The United Federation of Teachers in New York is launching a multimillion-dollar ad campaign  blasting Gov. Andrew Cuomo for education policies that have sparked a protest movement among parents and educators.

The union said the campaign began Tuesday with a 30-second ad in the New York City area  and moving to the rest of the state on Wednesday. It will run on popular television shows, such as “The Blacklist” and “Mad Men,” as well as during Yankees and Mets baseball games and news networks and programs.

Cuomo recently pushed through the legislature a package of education reforms that angered teachers, in part by elevating the importance of standardized test scores in teacher evaluations. Thousands of parents in New York have opted their children out of the state-mandated high-stakes tests that started last month and are continuing this week. A group of seven New York State Teachers of the Year wrote Cuomo an open letter in February, saying in part:

We are teachers. We have given our hearts and souls to this noble profession. We have pursued intellectual rigor. We have fed students who were hungry. We have celebrated at student weddings and wept at student funerals. Education is our life. For this, you have made us the enemy. This is personal.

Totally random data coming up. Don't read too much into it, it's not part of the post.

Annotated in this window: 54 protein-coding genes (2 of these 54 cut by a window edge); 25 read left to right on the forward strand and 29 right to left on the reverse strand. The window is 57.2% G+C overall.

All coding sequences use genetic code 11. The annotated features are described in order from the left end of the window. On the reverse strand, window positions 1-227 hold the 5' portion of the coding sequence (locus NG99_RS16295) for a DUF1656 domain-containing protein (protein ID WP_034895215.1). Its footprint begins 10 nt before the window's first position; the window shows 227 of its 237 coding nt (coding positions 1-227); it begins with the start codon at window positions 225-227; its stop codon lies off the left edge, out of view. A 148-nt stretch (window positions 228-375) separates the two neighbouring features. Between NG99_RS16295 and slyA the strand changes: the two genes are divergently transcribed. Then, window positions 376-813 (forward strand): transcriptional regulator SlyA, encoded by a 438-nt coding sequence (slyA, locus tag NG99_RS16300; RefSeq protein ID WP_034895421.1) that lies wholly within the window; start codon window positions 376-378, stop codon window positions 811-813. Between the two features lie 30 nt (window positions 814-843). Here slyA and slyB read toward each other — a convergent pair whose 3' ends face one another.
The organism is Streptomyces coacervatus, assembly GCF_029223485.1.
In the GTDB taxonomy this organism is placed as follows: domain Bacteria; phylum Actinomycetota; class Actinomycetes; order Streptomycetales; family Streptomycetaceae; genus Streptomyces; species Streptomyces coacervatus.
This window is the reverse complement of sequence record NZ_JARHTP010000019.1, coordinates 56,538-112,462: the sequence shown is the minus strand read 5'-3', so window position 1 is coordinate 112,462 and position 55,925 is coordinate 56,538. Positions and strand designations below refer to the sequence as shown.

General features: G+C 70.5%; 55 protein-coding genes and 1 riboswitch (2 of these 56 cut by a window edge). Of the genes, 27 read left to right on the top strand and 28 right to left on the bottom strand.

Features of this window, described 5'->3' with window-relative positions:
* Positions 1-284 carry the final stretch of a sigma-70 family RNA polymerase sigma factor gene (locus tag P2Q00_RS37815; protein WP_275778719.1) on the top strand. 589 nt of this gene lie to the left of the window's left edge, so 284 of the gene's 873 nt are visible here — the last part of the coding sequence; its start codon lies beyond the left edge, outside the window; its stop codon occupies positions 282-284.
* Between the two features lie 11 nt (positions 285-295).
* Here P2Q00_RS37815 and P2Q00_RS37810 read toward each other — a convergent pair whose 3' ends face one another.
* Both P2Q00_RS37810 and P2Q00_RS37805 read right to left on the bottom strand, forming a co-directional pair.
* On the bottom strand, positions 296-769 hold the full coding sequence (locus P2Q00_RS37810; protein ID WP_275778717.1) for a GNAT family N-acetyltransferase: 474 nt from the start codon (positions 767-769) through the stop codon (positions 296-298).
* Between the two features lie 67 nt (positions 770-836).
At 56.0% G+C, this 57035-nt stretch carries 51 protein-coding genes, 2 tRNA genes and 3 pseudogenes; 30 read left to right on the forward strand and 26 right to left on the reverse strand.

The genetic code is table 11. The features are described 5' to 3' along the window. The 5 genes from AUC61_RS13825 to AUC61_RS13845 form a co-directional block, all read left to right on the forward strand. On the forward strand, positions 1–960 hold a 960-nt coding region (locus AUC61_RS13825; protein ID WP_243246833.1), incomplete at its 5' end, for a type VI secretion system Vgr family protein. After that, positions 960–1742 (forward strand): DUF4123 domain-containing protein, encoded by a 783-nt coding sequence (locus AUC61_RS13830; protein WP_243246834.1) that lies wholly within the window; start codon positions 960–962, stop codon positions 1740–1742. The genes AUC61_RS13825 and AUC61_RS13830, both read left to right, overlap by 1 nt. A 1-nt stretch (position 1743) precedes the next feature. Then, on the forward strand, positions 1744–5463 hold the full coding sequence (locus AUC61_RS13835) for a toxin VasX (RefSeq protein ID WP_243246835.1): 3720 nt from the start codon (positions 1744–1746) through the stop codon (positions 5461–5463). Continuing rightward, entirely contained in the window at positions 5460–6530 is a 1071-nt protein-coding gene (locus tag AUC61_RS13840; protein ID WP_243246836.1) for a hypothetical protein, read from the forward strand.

Under your leadership, schools have endured the Gap Elimination Adjustment and the tax cap, which have caused layoffs and draconian budget cuts across the state. Classes are larger and support services are fewer, particularly for our neediest students.
We have also endured a difficult rollout of the Common Core Standards. A reasonable implementation would have started the new standards in kindergarten and advanced those standards one grade at a time. Instead, the new standards were rushed into all grades at once, without any time to see if they were developmentally appropriate or useful.
Then our students were given new tests—of questionable validity—before they had a chance to develop the skills necessary to be successful. These flawed tests reinforced the false narrative that all public schools—and therefore all teachers—are in drastic need of reform. In our many years of teaching, we’ve never found that denigrating others is a useful strategy for improvement.
Now you are doubling down on test scores as a proxy for teacher effectiveness. The state has focused on test scores for years and this approach has proven to be fraught with peril. Testing scandals erupted. Teachers who questioned the validity of tests were given gag orders. Parents in wealthier districts hired test-prep tutors, which exacerbated the achievement gap between rich and poor.
Beyond those concerns, if the state places this much emphasis on test scores who will want to teach our neediest students? Will you assume that the teachers in wealthier districts are highly effective and the teachers in poorer districts are ineffective, simply based on test scores?…

You can read the entire letter here. And here’s the UFT ad: